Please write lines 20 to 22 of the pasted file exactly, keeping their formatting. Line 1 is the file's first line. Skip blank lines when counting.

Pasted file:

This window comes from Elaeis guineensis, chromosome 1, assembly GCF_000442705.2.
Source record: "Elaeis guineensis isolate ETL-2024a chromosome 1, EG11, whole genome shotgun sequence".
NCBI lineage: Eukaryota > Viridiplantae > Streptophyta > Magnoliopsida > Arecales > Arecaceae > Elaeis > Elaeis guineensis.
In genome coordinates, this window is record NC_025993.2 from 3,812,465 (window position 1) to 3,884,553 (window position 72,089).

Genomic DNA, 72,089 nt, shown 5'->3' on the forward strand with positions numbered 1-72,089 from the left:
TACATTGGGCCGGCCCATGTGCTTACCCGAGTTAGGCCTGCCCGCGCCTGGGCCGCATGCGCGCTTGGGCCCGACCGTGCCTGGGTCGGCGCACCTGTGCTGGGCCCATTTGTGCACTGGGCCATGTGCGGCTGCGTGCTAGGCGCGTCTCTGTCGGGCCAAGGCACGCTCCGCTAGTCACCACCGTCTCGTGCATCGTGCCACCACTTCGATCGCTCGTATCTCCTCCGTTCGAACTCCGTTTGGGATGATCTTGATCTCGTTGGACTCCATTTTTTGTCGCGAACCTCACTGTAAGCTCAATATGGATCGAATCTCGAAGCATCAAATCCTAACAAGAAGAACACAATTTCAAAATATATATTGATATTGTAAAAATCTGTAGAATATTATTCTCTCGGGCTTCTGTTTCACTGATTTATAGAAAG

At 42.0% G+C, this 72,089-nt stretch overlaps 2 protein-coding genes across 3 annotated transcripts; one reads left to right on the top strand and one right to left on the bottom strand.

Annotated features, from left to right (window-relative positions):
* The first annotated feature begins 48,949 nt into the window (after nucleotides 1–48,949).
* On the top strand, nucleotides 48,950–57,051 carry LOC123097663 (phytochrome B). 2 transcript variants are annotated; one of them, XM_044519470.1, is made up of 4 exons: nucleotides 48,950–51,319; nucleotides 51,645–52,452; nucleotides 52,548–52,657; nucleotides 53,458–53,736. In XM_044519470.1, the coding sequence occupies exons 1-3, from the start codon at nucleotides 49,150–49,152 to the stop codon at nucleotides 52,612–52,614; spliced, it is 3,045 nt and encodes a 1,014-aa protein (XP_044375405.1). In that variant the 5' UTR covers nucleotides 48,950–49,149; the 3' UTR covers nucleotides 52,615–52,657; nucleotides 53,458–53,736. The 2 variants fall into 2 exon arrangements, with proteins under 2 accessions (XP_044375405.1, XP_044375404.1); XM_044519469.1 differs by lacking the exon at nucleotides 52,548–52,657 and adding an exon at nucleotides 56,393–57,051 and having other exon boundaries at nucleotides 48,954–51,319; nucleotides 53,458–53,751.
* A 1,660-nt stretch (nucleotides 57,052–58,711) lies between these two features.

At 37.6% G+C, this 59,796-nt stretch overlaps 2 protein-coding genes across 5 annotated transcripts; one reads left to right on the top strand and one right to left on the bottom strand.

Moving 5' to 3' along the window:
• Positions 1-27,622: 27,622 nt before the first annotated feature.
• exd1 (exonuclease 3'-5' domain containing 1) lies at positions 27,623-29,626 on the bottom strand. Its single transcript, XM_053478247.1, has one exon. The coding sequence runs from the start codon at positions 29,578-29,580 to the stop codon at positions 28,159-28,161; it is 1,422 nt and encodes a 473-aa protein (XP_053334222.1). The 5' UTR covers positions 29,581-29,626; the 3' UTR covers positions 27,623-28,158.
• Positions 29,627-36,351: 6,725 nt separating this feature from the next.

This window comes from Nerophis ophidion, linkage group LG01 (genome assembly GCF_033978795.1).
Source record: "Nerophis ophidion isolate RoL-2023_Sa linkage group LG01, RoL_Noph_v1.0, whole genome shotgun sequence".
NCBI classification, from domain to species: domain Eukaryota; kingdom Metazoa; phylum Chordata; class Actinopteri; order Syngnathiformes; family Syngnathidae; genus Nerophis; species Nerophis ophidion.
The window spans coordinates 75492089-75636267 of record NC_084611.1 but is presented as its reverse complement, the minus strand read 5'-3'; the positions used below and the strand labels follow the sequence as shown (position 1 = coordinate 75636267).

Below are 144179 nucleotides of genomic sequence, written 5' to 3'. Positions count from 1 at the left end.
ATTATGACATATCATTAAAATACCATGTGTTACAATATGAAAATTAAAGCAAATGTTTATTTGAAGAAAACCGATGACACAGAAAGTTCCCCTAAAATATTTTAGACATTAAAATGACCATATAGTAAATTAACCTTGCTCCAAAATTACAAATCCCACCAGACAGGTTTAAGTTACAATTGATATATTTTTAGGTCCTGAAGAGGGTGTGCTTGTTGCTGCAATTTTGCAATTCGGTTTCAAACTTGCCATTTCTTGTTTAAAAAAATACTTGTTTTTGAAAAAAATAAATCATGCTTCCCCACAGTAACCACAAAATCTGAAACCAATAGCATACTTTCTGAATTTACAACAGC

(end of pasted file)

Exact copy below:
The window spans coordinates 75492089-75636267 of record NC_084611.1 but is presented as its reverse complement, the minus strand read 5'-3'; the positions used below and the strand labels follow the sequence as shown (position 1 = coordinate 75636267).

Below are 144179 nucleotides of genomic sequence, written 5' to 3'. Positions count from 1 at the left end.
ATTATGACATATCATTAAAATACCATGTGTTACAATATGAAAATTAAAGCAAATGTTTATTTGAAGAAAACCGATGACACAGAAAGTTCCCCTAAAATATTTTAGACATTAAAATGACCATATAGTAAATTAACCTTGCTCCAAAATTACAAATCCCACCAGACAGGTTTAAGTTACAATTGATATATTTTTAGGTCCTGAAGAGGGTGTGCTTGTTGCTGCAATTTTGCAATTCGGTTTCAAACTTGCCATTTCTTGTTTAAAAAAATACTTGTTTTTGAAAAAAATAAATCATGCTTCCCCACAGTAACCACAAAATCTGAAACCAATAGCATACTTTCTGAATTTACAACAGC